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J Oral Pathol Med. 1993 Oct;22(9):385-90.

Metastases to the oral mucosa: analysis of 157 cases.

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Department of Oral Pathology and Oral Medicine, Maurice and Gabriela School of Dental Medicine, Tel Aviv University, Israel.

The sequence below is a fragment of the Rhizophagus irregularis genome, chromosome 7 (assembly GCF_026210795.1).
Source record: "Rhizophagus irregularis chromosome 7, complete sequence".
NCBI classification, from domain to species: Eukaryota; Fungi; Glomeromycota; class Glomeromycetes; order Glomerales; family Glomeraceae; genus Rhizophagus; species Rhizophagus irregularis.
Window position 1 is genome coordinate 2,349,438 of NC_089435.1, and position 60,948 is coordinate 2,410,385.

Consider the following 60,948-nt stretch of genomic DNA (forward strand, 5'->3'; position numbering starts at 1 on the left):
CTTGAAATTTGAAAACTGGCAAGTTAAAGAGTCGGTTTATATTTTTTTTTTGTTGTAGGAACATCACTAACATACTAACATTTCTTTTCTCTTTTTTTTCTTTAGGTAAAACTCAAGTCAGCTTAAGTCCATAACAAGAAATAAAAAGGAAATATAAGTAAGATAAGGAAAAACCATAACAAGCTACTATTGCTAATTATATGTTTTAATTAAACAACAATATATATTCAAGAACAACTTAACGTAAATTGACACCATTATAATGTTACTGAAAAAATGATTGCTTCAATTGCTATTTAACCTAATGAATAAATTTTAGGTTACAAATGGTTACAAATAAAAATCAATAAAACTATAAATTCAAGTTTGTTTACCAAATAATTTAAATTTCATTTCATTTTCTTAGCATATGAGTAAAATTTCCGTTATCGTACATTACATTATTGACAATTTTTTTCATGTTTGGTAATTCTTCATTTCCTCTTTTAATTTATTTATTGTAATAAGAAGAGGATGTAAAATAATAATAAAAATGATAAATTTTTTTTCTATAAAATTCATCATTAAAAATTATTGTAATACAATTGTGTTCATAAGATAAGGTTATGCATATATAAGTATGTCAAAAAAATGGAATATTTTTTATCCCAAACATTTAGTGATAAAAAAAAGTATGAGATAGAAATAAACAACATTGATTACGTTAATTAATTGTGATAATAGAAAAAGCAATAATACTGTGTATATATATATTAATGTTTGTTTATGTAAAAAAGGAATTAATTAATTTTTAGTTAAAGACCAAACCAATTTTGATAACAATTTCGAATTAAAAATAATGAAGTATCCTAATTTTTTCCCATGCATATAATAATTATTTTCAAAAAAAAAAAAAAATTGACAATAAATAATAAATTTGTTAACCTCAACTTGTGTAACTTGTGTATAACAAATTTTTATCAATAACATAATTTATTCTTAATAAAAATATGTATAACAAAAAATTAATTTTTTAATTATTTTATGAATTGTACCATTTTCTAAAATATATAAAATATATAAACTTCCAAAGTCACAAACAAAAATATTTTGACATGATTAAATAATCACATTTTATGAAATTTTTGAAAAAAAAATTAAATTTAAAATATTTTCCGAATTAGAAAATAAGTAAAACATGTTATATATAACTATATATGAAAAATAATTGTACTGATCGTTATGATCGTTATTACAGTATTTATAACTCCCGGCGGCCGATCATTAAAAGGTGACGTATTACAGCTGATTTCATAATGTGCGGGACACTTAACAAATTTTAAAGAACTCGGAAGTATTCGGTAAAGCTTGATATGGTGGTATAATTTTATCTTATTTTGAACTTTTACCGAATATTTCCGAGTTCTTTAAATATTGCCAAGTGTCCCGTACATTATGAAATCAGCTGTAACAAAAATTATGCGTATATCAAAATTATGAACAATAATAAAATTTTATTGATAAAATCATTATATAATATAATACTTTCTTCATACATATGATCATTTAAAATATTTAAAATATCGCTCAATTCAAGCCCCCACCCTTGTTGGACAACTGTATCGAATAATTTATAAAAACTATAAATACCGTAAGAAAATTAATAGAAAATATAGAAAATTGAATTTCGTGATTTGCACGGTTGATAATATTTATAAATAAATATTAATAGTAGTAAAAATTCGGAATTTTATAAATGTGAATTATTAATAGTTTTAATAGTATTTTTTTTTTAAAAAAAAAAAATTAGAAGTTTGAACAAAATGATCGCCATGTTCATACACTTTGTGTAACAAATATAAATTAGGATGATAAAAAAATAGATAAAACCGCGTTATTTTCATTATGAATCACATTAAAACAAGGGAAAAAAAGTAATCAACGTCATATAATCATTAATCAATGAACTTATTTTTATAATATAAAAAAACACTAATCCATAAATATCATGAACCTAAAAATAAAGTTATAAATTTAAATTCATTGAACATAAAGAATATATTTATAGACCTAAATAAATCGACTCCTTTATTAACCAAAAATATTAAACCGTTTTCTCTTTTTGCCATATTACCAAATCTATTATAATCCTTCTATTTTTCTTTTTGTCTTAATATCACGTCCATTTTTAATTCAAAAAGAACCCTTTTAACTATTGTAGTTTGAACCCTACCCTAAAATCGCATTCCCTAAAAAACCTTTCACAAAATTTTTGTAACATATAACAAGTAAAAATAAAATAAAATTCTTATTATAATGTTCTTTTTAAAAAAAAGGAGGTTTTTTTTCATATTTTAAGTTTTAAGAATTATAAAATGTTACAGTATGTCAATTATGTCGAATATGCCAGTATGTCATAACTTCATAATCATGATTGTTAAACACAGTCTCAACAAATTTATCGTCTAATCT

A review of the English-language literature revealed 157 well-documented cases of metastatic lesions to the oral mucosa. Most (64%) were diagnosed in patients in their fifth to seventh decade. The frequency of the primary site differed between genders: for men it was the lung (35.5%) followed by the kidney (16%) and skin (15%); for women it was the breast (24%) followed by the genital organs (17%). The most common oral site was the gingiva and alveolar mucosa (54.8%) followed by the tongue (27.4%), and with much less frequency by the tonsil, palate, lip, buccal mucosa and floor of the mouth. Of the dentulous patients, 79% exhibited the metastatic tumor in the attached gingiva. The clinical appearance of the metastatic oral lesion in most cases resembled hyperplastic or reactive lesions.

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